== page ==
Michael Josefowicz

Michael Josefowicz

37p

55 comments posted · 1 followers · following 0

562 weeks ago @ Philly Teacher - The Times Are A-Changing · 0 replies · +1 points

I agree 100%. With only limited direct experience I would value any thoughts you might have about how I see the problem.

First, teachers do not have the time to do their jobs. Enormous amount of wasted energy and being busy, being busy. The other problem is a process for a path out for teachers who don't get it.

My impression is that almost every teacher knows who is good and who is not so good in the building. I would think a simple on line survey - probably anonymous - would highlight those with problems very quickly. Once identified, the Union could take the lead with either a little help or info. For those few who really shouldn't be teaching, the Union could develop paths to alternative careers. The easiest to me is to help them start their own businesses or get some training edu job in a different sector.

599 weeks ago @ Newsless.org - Eulogy for news voice · 0 replies · +1 points

My two cents. The Twitter format of a 140 characters or live blogging at an event is, in my view, the best way to get the facts as they happen. I read the live blogging from one of the President's press conferences at WSJ. Because time was so limited, there was no analysis. Just an amazingly skilled reporter being able to communicate what they saw happening at the moment.

There is just no getting around the truth that after the event, the selection of facts is fraught with implicit judgments and the selections are filtered through personal and socially supported lens. It's why jury trials have such a hard time figuring out the "facts of the case" and why eye witnesses are sometimes the most unreliable. It's also why lawyers spend so much of their time finding and presenting the "facts of the case." And historians do the same. Presenting the facts in a particular order is the "analysis" in the sense of the patterns that create meaning for the reader or viewer or jury.

To be clear, I am not suggesting that events are not amenable to becoming facts. Merely that it is a complex process. I agree with Terry's point about "just the facts, ma'am." I'm just saying that translating facts into useful data points might be exactly the irreducible value of journalism. Everyone is entitled to do "analysis" or "commentary". Some patterns emerging from the data points work for me. Some don't. But that's not the core of the journalist's job.

609 weeks ago @ Newsless.org - The timing of local ne... · 0 replies · +1 points

i agree that the issue is that the article is a broken format. There's been a useful discussion about how the story is the appropriate kernel for the news. But, 'they want the whole story without having to ...." There is no way to tell a complex story in a summary. What you can do in a "summary" is let people know if something might affect them adversely or get them to smile. And give them a portal so they can wade into the stream of information to learn what might have really happened.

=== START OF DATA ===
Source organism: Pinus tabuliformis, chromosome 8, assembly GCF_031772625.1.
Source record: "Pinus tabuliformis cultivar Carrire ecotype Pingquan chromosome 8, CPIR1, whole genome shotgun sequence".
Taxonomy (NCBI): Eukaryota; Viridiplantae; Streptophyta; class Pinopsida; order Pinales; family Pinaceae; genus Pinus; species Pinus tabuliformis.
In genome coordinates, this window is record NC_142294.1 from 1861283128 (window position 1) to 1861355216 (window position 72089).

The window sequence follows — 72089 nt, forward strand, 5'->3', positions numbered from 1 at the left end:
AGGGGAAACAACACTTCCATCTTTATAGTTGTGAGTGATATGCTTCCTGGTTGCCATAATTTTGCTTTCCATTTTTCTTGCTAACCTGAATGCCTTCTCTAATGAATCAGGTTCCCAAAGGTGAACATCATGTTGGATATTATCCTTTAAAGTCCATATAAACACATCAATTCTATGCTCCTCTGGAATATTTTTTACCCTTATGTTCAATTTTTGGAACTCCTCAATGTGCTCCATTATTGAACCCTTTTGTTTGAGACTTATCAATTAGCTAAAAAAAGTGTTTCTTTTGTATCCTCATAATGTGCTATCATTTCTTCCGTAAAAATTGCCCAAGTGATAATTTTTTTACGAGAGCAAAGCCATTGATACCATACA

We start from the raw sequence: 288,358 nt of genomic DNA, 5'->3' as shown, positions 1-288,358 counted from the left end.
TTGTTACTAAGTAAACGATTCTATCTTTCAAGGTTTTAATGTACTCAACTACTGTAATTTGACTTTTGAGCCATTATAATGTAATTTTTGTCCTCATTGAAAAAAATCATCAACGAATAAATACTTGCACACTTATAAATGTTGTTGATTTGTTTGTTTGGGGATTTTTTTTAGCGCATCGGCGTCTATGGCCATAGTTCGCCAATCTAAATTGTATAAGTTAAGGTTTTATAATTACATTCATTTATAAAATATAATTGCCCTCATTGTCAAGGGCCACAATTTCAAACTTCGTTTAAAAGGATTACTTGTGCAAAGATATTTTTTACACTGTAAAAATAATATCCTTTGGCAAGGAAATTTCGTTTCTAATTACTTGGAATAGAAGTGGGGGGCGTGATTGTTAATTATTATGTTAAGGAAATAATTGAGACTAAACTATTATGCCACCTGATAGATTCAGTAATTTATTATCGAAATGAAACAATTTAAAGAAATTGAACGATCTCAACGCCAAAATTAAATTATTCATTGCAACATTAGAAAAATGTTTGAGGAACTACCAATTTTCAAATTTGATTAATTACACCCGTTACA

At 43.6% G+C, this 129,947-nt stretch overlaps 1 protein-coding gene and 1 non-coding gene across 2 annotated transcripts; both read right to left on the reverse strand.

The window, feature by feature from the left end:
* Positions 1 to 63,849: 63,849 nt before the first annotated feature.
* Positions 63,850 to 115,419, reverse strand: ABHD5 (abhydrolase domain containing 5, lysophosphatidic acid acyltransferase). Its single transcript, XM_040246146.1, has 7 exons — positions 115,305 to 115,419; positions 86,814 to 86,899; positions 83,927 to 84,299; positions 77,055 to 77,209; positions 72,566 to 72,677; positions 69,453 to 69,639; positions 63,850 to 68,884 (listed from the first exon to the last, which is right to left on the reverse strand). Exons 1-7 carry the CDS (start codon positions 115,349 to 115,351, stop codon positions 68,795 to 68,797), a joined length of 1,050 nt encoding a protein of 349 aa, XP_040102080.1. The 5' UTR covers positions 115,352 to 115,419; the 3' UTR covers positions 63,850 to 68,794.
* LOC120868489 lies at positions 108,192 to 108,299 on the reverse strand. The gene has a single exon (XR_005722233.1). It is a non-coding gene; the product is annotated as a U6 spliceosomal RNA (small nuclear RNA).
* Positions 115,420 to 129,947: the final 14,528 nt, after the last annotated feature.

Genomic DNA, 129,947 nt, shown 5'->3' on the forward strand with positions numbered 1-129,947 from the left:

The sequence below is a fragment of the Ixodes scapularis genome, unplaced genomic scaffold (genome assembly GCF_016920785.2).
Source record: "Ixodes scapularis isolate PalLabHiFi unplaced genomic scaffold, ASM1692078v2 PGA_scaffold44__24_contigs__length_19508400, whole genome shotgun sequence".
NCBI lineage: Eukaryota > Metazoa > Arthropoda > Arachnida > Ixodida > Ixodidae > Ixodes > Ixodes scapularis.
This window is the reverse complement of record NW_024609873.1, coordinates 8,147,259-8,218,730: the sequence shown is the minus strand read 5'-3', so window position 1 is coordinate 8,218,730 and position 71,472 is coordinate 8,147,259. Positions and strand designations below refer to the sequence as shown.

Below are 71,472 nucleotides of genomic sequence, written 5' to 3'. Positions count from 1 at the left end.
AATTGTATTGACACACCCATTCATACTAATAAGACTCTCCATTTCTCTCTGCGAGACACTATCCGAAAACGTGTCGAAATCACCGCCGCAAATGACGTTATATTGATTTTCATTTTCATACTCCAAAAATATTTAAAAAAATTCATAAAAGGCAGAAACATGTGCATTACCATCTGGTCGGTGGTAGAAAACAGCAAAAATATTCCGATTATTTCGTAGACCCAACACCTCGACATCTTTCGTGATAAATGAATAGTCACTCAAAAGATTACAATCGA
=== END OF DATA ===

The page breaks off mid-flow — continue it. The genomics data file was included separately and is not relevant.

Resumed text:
610 weeks ago @ Newsless.org - The timing of local ne... · 0 replies · +1 points

I think an interesting data point is the regular news in brief column on the front page of the WSJ. The question that it answers is "Did anything happen that I have to worry about?" That's worth the price of admission. Everything else is a nice to have. I do think that the daily paper has the value of making easily available for a quick glance, "Did anything happen last night that I have to worry about." The value is in the expectation of getting that question answered on paper, every morning. The longer features could be published once a week, or in the form of a paperback book or with links to the website.

Meanwhile, that leaves lots of paper real estate for appropriately priced advertisement, sports, comic strips.

611 weeks ago @ Newsless.org - While I was out · 0 replies · +1 points

Just had a little time to click through the site. Brilliant. If you have some time to keep us posted on how it works out re engagement, that would be much appreciated.

FYI
http://toughloveforxerox.blogspot.com/2009/05/ver...

615 weeks ago @ Newsless.org - Wikipedia Foretold · 0 replies · +1 points

Matt,
In case this hasn't gotten on your radar, I think it's a must read..
http://eaves.ca/2009/03/17/journalism-in-an-open-...

617 weeks ago @ Newsless.org - Wikipedia Foretold · 0 replies · +1 points

Fair enough. But, I think the narrative of many journalist students since then was more about meeting Deep Throat, getting access to just the right source, and "we took down a President." The fact that it is a myth is not a surprise as the other myth is that the media got it mostly right when reporting about the Vietnam War from 1964 to about 1971. In that context Judith Miller is only the most egregious example, not an outlier.

617 weeks ago @ Newsless.org - Wikipedia Foretold · 0 replies · +1 points

Public record is most usually found in documents. So maybe there is a kind of journalism that can be document based.

I had to laugh when I heard some congressman telling Joe Scarborough that "no one in the House read the stimulus bill" before they voted yes. Then Joe et al were "shocked, shocked!"

Then I asked myself.."Shouldn't that be a journalists job?"

"Find delight in the task of establishing useful trails through the enormous mass of the common record." is very specifically not heroic Watergate journalism.